Nintendo's Switch OLED Is for Anyone Desperate to Upgrade Their Crusty Old Switch
There’s not too much to say about Nintendo’s OLED Switch. The console upgrade, which costs $50 more than the standard $300 model, is really just that: a $50 upgrade. You shouldn’t expect any more or any less. It’s not a new Switch, it’s by no means the long-awaited Switch Pro, and for those of us who were hoping for a more serious version of the console, with, I don’t know, 4K resolution, a 1080p (minimum!) handheld screen, or even a better D-Pad on the left Joy Con, the OLED does not answer the call.
But my beloved Nintendo Switch, dear friends, she is old. She came into my life in December 2017, and she’s been through a lot. Many vacations, TSA bins, picnics in the park. She’s been snotted on by little cousins and knocked off kitchen islands by my cat. She’s been stricken with a terminal case of Joy Con drift, and her screen is in desperate need of a power wash. She’s not long for this world. And it was time to give her a rest.
The Switch OLED is a wonderful solution—the only solution, in my opinion—for Nintendo fans looking to get rid of their crusty old Switch consoles and treat themselves to something shinier, louder, and (moderately) bigger to play Mario Kart. It’s not the next great leap for the industry or Nintendo by any measure. It’s a baby step. Since the Switch is almost five years old now, I think that’s all right. Some of us have been hoping for a clean upgrade.
What struck me right out of the box was the size, not the quality, of the OLED screen. Nintendo has been promoting its titular new screen technology, touting buzzwords like “vibrant,” “crisp,” and “vivid,” and, sure, the boost of color is noticeable (especially the blacks, which look, well, very black), but I’m still not really impressed by the screen. I don’t think it makes any sense to shower praise on the OLED screen, when my smartphone, which is almost three years old now, dons a way better display.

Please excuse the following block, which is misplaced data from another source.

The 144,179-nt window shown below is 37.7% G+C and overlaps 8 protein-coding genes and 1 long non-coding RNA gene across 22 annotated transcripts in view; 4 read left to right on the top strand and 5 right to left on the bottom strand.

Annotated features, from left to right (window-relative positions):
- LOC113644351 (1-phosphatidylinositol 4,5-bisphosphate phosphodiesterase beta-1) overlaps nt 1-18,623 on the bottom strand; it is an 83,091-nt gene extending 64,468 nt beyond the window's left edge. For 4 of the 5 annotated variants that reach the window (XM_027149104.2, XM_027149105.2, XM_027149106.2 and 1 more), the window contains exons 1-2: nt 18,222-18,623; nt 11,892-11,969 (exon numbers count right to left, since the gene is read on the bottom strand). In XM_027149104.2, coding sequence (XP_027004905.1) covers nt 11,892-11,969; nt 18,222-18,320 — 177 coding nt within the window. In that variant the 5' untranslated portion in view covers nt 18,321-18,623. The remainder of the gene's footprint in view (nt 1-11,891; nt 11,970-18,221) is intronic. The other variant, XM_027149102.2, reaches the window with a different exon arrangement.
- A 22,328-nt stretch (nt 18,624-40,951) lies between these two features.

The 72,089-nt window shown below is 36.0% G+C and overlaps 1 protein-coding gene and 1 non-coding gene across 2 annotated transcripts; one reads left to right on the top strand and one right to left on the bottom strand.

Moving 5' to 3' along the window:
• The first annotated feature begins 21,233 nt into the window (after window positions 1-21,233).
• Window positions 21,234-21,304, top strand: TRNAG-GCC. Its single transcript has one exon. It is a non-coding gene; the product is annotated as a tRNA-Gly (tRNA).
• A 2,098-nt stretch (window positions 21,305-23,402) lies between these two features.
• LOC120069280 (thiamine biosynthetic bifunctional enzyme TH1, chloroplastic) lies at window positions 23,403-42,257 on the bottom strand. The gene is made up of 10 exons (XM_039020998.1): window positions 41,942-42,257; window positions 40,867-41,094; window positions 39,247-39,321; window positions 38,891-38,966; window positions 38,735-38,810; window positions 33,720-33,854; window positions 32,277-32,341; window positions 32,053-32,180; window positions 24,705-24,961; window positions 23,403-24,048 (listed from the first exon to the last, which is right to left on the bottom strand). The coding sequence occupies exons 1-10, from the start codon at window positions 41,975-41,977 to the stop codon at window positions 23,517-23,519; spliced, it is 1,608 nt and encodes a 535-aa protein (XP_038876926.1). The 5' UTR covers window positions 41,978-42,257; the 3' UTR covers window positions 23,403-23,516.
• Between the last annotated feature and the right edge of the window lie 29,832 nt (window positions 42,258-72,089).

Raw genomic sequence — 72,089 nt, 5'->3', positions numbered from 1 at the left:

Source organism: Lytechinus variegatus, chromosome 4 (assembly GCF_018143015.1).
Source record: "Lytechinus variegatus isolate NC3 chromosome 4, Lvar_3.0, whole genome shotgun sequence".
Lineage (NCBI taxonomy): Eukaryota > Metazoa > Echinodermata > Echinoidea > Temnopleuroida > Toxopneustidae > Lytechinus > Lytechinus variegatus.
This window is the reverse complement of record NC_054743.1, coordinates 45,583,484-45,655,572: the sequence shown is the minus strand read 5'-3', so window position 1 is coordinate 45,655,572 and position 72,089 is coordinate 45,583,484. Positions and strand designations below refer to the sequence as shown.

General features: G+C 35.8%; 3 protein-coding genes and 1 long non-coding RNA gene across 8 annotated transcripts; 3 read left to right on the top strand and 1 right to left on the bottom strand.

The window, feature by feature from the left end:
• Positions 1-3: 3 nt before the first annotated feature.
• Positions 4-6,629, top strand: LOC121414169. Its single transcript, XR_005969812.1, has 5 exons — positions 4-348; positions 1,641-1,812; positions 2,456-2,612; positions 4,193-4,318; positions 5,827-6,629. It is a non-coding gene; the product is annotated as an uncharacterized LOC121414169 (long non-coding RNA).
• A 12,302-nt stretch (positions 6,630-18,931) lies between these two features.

It’s simply absurd that, in 2021, the Nintendo Switch still does not have even a 1080p screen resolution. Nintendo worshippers will claim that the 720p resolution is just fine for a handheld console, but I think that’s a cop-out. Take a look at a mobile game on any tablet made in the past few years to see what I mean. Now that so much of gaming is accessible on mobile platforms with services like Xbox Cloud Gaming, Steam Link, and PS Remote Play, the Switch is swiftly slipping out of its throne as the go-to handheld console. It’s disorienting to gaze at a text message on a 2340 x 1080 smartphone and then strain your eyes to make out a warp pipe on the Switch’s ancient 1280 x 720 display.
Screen resolution aside, the extra real estate on the OLED Switch’s 7-inch display does actually make a difference. With the bezel much slimmer now, the new model looks like a device made in 2021. That’s saying a lot for an infamously slow-to-get-with-the-program company that still uses Friend Codes for its online gaming. And although you’re only getting .8 of an inch more room on the screen, the gameplay experience does feel bigger. Not just because the speakers on the device got a great little boost of oomph—it just feels less cramped now. That extra space manages to go a long way.
There are some other minor improvements on the OLED model, but few of them warrant a mention. Sure, the kickstand on the device is finally wide enough to be practical, but I still can’t imagine much of a reason to use it. The in-box Joy Cons come in a nice shade of whitish silver, if that’s a color that appeals to you. But the only other upgrade worth noting is the built-in LAN cable port on the shiny new dock, which allows players to connect an ethernet cord for faster online gaming while the Switch is docked. At last! A feature that’s been available on other consoles since as far back as the late '90s!
At this point, I think, people know what to expect from Nintendo. The company is slow to embrace new technologies, stays out of the latest trends, and always chooses to do its own thing. Sometimes, that makes for excitingly weird and groundbreaking ideas like WarioWare and Ring Fit Adventure. Other times, it means waiting years for the company to adopt a comparable screen resolution to a 2014 iPhone. Oh, Nintendo. How we love you.
The Nintendo Switch OLED is out for $350 on October 8.
From: Esquire US